There were many little groups that came into being in those days and soon fizzled out.  The Black Power movement, though with more resources and larger in numbers, shared with the Blind Power contingent some of the same weaknesses: a strong tendency to the melodramatic, a lack of a unified set of principles that could hold the group together beyond rebellion for its own sake, and a self-absorption that left out a huge number of people who were subject to the same kinds of discrimination.  In the black power movement there was rampant sexism, a good dose of anti-Semitism, and a lack of historical perspective that eventually destroyed it from within.  In our little group, which I joined very late, personality idiosyncrasies and the vagaries of youth were perhaps what made it impossible for us to achieve any real change.  It would have been helpful if older persons had been able to participate: youngsters are by nature mobile; they go to schools in different parts of the state and country, they fall in love and start families, they get jobs and start careers.  All these impede group cohesiveness.

Today we are going back to that previous era when each blind person tried to fend for her/himself.  The ACB and NFB are becoming irrelevant, made up mostly of old folks who are jealously guarding their positions and play a much more diminished role in the lives of blind people.  As then, these organizations had little to offer younger people.  Younger people, in turn, fail to see what they have to gain from these oldies.  I, of course, am no longer young in the chronological scheme of things, but I can't help but feel that that goes on in ACB and NFB just does not seem relevant to anyone outside their closed circles.  People rely so much on technology to bridge the gap between the blind and the sighted.  This, I believe, is a fallacy.  For both sighted and blind alike technology is more empowering while alienating people from each other and weakening our communal bonds.  Coming back to the States after a five year absence I have been struck by the prevalence of insensitivity to how to treat a blind person in many public settings.  Somehow I had remembered people here being much more comfortable with disability, and blindness in particular, as that is my personal experience.  I am not sure if it is that people were always this way here and I had forgotten it, and probably compensated for it when I lived in the U.S. before, or that things have gotten actually worse.  When I go to doctor's offices, to restaurants and other places, I find it something of a shock that people are so ignorant about blindness.  That in itself demonstrates to me that agencies for the blind and rights organizations are not having the kind of impact for the better that they should, and which they claim credit for.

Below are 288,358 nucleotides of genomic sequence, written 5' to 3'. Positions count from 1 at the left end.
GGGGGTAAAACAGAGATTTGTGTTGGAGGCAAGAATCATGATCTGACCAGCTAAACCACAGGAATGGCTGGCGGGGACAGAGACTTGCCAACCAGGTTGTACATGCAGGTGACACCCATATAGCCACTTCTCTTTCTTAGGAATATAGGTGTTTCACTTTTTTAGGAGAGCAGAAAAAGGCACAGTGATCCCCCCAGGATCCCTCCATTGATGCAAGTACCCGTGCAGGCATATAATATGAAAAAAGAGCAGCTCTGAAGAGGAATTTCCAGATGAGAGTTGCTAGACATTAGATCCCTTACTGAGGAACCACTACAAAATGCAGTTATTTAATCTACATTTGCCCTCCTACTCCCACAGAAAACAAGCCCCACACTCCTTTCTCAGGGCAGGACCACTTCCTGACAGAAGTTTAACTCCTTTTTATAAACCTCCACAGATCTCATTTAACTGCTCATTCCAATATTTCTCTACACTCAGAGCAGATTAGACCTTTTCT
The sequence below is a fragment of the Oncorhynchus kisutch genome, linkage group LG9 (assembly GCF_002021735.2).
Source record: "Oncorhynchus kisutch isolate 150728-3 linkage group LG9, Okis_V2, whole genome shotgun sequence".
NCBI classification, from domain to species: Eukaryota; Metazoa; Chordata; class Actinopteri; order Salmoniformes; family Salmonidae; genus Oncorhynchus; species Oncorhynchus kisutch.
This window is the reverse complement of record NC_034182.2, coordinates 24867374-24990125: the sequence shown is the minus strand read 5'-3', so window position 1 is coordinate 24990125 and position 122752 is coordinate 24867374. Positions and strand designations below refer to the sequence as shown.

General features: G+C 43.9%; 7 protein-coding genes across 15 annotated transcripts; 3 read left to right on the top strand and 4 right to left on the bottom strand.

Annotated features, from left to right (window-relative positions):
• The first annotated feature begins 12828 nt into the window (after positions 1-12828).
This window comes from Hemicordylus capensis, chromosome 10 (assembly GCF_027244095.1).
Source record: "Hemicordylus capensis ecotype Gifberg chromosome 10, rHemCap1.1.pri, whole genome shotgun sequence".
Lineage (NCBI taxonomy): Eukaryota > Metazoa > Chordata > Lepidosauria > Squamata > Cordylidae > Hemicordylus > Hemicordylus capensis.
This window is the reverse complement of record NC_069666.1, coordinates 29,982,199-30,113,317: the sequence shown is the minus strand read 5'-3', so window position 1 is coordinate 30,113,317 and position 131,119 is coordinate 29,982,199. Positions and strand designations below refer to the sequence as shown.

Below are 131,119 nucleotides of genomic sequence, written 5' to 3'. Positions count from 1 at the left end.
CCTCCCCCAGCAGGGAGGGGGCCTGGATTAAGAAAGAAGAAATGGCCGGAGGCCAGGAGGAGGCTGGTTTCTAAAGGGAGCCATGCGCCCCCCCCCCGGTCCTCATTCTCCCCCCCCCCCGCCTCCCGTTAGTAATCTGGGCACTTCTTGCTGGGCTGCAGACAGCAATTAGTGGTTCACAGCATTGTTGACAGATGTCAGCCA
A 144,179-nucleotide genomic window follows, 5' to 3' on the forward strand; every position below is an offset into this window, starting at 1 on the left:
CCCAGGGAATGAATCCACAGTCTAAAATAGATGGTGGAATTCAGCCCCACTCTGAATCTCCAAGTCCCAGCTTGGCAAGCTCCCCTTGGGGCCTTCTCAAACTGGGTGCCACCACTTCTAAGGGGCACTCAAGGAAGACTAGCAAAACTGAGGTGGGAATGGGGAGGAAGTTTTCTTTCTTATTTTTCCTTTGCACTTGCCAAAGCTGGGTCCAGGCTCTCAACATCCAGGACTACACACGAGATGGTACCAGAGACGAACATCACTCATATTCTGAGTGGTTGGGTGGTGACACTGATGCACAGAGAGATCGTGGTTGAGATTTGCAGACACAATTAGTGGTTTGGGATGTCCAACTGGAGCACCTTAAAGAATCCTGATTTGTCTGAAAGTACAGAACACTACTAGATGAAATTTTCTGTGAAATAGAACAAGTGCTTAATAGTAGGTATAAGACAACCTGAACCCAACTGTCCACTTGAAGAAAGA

Well, I hope I haven't bored you by now.  If your friend Kitty might be interested in these comments, feel free to share them with her, or with anyone else that might be interested.

David My old friend, Caryn, says the article brought back a lot of memories.  We talked aobut people we knew and who had died etc. Gerry, who I have been e-mailing with for the past few days said in part:

I don’t think people realize just how bad things were and how bad things are.  Most of us think that we haven’t done our jobs well enough or that we just haven’t been nice enough or nice to enough people.  The problem is that we just don’t  fit anywhere.  To many people it doesn’t matter how competent we are.  To some, our competence diminishes the competence of people who are not blind.
    Sorry to go off like that.  I’ve been told in so many subtle and unsubtle ways that my blindness is a major stumbling block to prospective colleagues so I work alone.  How did I become a street entertainer?  A blind woman came over to our house.  She was bad-mouthing a blind man who played music on the streets of Boston.  I was working in a small factory doing the one and only job that they believed a blind person could do.  You know how that goes.  It was 1981.  President Ronny  was into budget cutting.  He cut the budget of our town bus company.  I couldn’t get to work because the street in front of the factory just wasn’t safe to cross.  A cab would have cost me 7 to $10 a day.  I was making minimum wage.  It
just wouldn’t have worked.  When that woman told me about
that gentleman playing on the street, a light went on.  I’m so glad I did what I did! He also said:

Lynne, there were a lot of things most of us didn't know.  We all thought we'd find a group of understanding sighted people to help us and understand us and befriend us and all that.  I now have as much use for sighted people as Malcolm X had for white people during his most alienated and angry stages. Lynne agrees about disappointment and well-meaning sighted people and agencies. I have known some fantastic people, but we have a long way to go especially in Alaska. Those of us who are congenitally blind are not treated as we should be, and I agree with Gerry about our disappointments and mistrust of most sighted public people. He mentioned  the limbic system also as follows: